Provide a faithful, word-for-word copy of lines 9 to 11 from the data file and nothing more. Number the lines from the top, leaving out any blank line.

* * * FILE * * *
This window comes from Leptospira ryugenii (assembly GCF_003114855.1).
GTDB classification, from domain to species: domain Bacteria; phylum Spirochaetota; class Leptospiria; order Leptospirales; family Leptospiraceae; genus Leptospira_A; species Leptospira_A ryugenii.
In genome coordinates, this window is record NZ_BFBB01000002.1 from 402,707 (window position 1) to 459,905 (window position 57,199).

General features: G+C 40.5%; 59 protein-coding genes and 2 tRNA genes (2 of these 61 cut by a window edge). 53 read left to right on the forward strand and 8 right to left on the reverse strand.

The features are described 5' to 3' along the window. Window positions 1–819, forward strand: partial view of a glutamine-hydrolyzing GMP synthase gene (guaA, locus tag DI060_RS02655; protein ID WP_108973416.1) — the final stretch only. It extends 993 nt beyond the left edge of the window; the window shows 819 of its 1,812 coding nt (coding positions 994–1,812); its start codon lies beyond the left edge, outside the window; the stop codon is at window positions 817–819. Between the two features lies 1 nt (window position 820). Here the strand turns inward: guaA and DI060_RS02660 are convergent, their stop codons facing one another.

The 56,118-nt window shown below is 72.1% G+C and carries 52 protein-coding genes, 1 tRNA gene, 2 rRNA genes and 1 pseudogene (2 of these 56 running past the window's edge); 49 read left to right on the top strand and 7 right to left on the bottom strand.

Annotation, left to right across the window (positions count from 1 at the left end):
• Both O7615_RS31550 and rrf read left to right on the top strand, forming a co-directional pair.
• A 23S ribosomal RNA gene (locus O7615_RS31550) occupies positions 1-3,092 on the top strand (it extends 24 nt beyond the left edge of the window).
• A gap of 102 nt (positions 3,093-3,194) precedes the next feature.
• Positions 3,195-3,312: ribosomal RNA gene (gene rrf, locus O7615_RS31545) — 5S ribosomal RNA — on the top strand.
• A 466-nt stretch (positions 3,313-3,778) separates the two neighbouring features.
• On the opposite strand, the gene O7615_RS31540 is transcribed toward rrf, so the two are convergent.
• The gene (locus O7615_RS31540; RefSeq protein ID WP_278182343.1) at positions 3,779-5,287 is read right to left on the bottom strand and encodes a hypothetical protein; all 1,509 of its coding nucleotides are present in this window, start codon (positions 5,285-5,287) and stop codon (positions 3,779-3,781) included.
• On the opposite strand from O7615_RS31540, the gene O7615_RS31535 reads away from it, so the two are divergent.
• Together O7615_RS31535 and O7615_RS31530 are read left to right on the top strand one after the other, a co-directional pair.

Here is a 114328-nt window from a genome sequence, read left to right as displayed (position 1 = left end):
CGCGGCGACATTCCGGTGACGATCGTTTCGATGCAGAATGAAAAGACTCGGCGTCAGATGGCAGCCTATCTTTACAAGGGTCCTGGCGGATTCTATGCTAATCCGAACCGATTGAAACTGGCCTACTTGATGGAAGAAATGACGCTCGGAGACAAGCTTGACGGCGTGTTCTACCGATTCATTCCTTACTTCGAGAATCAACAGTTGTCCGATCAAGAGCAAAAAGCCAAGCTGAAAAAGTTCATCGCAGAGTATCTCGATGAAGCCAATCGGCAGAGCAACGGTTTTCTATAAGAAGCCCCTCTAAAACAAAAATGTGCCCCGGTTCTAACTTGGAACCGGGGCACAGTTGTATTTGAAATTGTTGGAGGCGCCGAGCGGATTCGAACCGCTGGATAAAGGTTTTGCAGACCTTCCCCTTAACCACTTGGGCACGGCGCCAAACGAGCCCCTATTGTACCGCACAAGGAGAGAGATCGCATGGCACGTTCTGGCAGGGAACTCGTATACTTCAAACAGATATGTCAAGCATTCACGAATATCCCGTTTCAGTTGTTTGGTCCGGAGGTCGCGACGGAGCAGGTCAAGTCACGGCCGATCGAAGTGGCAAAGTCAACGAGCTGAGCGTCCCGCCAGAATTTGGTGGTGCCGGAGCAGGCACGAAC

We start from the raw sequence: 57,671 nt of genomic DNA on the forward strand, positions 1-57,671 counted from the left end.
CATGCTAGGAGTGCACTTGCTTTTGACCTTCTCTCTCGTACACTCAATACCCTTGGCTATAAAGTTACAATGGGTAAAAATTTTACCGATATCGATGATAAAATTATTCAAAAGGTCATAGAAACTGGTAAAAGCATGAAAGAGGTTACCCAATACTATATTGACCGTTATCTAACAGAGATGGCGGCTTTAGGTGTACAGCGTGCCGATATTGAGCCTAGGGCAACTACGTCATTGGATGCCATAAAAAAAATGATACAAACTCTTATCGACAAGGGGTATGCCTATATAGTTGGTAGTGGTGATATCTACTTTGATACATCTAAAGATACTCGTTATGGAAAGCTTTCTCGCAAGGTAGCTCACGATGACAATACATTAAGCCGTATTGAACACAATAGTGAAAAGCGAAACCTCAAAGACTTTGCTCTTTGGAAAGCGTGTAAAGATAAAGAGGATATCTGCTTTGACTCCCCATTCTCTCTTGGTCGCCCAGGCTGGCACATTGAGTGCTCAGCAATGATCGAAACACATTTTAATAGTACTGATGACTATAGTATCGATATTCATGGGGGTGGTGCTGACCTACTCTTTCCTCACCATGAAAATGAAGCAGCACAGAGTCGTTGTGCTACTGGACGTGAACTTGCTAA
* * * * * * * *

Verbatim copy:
• A 23S ribosomal RNA gene (locus O7615_RS31550) occupies positions 1-3,092 on the top strand (it extends 24 nt beyond the left edge of the window).
• A gap of 102 nt (positions 3,093-3,194) precedes the next feature.
• Positions 3,195-3,312: ribosomal RNA gene (gene rrf, locus O7615_RS31545) — 5S ribosomal RNA — on the top strand.